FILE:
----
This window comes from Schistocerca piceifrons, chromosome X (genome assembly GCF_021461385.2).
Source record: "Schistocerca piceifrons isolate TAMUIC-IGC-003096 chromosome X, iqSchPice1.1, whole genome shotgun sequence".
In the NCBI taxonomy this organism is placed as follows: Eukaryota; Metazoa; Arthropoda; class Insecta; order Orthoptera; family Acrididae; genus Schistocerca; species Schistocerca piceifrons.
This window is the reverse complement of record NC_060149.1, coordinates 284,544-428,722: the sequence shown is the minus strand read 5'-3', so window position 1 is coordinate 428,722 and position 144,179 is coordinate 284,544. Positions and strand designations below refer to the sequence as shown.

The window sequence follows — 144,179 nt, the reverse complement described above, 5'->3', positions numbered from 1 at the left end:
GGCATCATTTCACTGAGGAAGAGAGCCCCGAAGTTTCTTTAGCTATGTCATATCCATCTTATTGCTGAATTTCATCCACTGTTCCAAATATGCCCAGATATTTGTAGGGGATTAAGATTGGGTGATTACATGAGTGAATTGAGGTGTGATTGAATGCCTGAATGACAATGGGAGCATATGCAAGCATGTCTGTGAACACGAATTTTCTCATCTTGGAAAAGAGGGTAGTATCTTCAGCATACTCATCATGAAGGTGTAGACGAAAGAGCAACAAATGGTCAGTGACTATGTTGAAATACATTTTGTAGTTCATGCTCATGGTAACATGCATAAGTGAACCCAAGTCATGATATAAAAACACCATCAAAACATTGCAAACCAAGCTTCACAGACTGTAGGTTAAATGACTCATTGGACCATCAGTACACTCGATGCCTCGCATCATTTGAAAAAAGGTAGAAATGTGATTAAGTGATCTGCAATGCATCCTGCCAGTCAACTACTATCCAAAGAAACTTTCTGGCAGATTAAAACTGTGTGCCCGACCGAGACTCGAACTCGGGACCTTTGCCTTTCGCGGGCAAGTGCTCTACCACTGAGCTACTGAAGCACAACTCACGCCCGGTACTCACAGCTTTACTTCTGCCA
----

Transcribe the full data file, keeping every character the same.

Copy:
This window comes from Schistocerca piceifrons, chromosome X (genome assembly GCF_021461385.2).
Source record: "Schistocerca piceifrons isolate TAMUIC-IGC-003096 chromosome X, iqSchPice1.1, whole genome shotgun sequence".
In the NCBI taxonomy this organism is placed as follows: Eukaryota; Metazoa; Arthropoda; class Insecta; order Orthoptera; family Acrididae; genus Schistocerca; species Schistocerca piceifrons.
This window is the reverse complement of record NC_060149.1, coordinates 284,544-428,722: the sequence shown is the minus strand read 5'-3', so window position 1 is coordinate 428,722 and position 144,179 is coordinate 284,544. Positions and strand designations below refer to the sequence as shown.

The window sequence follows — 144,179 nt, the reverse complement described above, 5'->3', positions numbered from 1 at the left end:
GGCATCATTTCACTGAGGAAGAGAGCCCCGAAGTTTCTTTAGCTATGTCATATCCATCTTATTGCTGAATTTCATCCACTGTTCCAAATATGCCCAGATATTTGTAGGGGATTAAGATTGGGTGATTACATGAGTGAATTGAGGTGTGATTGAATGCCTGAATGACAATGGGAGCATATGCAAGCATGTCTGTGAACACGAATTTTCTCATCTTGGAAAAGAGGGTAGTATCTTCAGCATACTCATCATGAAGGTGTAGACGAAAGAGCAACAAATGGTCAGTGACTATGTTGAAATACATTTTGTAGTTCATGCTCATGGTAACATGCATAAGTGAACCCAAGTCATGATATAAAAACACCATCAAAACATTGCAAACCAAGCTTCACAGACTGTAGGTTAAATGACTCATTGGACCATCAGTACACTCGATGCCTCGCATCATTTGAAAAAAGGTAGAAATGTGATTAAGTGATCTGCAATGCATCCTGCCAGTCAACTACTATCCAAAGAAACTTTCTGGCAGATTAAAACTGTGTGCCCGACCGAGACTCGAACTCGGGACCTTTGCCTTTCGCGGGCAAGTGCTCTACCACTGAGCTACTGAAGCACAACTCACGCCCGGTACTCACAGCTTTACTTCTGCCA